As most in the enterprise IT world can attest, support engineers do not come cheap. And with a customer base as large as Amazon’s, it will need quite a few. The margins may be higher on sales of such enterprise services, but they also require a greater deal of customer support. And customer expectations for that support are much higher. Enterprise IT companies like EMC, Oracle and IBM know this. They typically offer a range of support options, including on-site hand-holding if needed. It is unclear to some whether Amazon does.

Currently, Amazon Platinum tier service costs either $15,000 per month or 10 percent of total AWS usage for that period, whichever is higher. (The Amazon support pricing is posted here).

There is a healthy debate about whether Amazon, which built its empire on the razor-thin margins of bookselling (and some would say Infrastructure-as-a-Service offerings) really wants to enter the world of higher-margin enterprise software and services, which require a higher level of hand-holding and support than Amazon has offered in the past. This news about bulked up support for AWS  is a sign that it does intend to go there.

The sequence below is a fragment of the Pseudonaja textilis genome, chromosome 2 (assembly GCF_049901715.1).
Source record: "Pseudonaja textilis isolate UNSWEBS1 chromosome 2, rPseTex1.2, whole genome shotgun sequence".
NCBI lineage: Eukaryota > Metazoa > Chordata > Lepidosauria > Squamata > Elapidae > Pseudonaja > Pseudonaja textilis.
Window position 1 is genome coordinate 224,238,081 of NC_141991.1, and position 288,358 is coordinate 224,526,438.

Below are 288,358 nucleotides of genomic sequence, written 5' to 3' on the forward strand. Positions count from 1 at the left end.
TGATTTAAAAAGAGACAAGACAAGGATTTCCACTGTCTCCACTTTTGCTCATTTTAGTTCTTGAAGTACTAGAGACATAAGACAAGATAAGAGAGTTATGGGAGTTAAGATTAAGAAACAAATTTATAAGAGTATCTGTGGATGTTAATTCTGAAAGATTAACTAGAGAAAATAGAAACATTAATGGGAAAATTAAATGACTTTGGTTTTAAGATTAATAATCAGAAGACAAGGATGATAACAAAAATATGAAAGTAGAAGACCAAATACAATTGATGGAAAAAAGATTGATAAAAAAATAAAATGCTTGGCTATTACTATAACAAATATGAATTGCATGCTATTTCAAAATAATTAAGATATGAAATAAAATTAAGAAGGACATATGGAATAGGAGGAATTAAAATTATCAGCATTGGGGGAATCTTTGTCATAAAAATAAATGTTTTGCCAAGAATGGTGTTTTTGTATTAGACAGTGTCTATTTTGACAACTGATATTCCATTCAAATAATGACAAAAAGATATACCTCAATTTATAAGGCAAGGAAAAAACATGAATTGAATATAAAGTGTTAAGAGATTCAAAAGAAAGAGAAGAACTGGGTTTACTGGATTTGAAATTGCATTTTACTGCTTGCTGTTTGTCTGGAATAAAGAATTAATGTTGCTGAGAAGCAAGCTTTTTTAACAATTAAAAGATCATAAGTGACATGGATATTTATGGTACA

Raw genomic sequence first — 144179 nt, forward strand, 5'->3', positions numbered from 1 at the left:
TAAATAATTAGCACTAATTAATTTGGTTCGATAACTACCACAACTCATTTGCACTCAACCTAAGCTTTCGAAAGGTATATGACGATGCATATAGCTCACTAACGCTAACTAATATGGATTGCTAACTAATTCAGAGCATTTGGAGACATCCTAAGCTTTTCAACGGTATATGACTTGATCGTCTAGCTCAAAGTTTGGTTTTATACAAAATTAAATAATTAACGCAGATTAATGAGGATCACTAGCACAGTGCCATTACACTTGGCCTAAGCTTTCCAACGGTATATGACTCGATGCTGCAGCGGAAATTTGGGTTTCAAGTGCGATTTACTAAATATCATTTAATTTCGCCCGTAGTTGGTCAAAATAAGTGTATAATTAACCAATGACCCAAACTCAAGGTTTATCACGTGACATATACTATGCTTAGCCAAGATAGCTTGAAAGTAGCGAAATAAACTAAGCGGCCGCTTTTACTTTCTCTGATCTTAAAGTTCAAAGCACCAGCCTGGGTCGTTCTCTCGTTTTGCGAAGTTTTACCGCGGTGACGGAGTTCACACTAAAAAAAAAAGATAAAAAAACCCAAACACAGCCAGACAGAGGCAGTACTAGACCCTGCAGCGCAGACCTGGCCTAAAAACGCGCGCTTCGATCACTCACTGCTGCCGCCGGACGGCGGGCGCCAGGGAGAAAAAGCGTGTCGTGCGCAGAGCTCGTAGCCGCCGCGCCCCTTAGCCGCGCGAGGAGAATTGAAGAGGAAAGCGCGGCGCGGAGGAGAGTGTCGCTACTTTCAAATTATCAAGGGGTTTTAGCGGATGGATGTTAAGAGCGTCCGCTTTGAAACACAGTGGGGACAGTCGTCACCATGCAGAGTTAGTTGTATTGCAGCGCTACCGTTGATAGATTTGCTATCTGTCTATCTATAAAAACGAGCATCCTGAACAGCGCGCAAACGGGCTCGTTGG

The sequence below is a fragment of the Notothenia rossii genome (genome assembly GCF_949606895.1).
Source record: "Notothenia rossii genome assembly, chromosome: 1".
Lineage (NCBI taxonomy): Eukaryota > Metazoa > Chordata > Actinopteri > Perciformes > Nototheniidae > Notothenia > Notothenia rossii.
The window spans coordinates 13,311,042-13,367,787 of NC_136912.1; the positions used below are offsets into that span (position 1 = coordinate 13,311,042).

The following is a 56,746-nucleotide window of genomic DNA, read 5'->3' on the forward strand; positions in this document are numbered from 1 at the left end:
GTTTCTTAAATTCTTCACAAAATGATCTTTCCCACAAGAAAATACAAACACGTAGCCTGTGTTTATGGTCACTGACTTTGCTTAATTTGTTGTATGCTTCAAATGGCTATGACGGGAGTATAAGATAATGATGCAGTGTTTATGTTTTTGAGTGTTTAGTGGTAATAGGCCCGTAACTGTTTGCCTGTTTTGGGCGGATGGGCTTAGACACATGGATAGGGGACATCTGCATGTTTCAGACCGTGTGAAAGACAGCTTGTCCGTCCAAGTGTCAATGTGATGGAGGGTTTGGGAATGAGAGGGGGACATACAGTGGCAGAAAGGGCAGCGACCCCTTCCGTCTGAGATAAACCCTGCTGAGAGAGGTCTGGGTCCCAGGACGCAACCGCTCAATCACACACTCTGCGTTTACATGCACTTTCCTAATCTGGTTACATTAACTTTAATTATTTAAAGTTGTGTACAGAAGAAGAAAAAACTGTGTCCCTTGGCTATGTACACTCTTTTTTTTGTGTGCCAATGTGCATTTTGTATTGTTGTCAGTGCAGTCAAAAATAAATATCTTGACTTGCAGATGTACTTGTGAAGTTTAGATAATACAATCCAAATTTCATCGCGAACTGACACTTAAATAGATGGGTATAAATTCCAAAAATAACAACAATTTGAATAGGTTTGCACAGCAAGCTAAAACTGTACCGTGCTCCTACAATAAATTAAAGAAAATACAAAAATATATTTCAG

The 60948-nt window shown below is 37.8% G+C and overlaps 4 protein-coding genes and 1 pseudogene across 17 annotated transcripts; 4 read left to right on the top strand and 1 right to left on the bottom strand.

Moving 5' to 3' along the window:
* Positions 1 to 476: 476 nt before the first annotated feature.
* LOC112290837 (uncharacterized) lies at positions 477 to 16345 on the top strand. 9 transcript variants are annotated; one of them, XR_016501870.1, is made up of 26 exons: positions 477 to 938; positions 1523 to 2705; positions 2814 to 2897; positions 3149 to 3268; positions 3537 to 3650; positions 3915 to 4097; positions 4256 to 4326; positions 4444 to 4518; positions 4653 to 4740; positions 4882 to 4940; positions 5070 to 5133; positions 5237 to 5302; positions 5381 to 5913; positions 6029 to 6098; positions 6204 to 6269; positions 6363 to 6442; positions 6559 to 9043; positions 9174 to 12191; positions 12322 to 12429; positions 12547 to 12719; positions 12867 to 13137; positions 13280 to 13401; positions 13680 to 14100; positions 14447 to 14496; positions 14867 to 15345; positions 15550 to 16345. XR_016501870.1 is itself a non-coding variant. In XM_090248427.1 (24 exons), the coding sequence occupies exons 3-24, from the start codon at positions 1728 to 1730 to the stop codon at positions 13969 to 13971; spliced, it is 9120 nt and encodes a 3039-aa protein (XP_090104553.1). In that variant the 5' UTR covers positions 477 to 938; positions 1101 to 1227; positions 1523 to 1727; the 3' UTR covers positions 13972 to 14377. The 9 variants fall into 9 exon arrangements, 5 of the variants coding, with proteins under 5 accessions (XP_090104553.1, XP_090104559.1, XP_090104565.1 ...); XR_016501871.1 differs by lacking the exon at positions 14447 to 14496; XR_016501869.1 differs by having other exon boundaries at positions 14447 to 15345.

1. “There is a healthy debate about whether Amazon [...] really wants to enter the world of higher-margin enterprise software and services.”

    Really?

    Overall revenue for Amazon “was up 34 percent to $17.4 billion. Electronics and general merchandise was up 48 percent, media sales rose 15 percent and its “other” category — which includes its Amazon Web Services — was up 58 percent.” (reuters)

    Not sure that Amazon is taking a big risk here, by offering expensive support for AWS, so I’m not sure where this “healthy debate” is taking place (references??).

    Building AWS-based infrastructure can be convoluted; sometimes a wizard with all the answers is just what an enterprise needs. If the complexity of AWS is its biggest weakness (though it’s really not that complicated at all once you understand the beauty of it), this clearly self-sustaining service program (with a price like that, it’s got to be!) can only help bolster revenues for AWS going forward.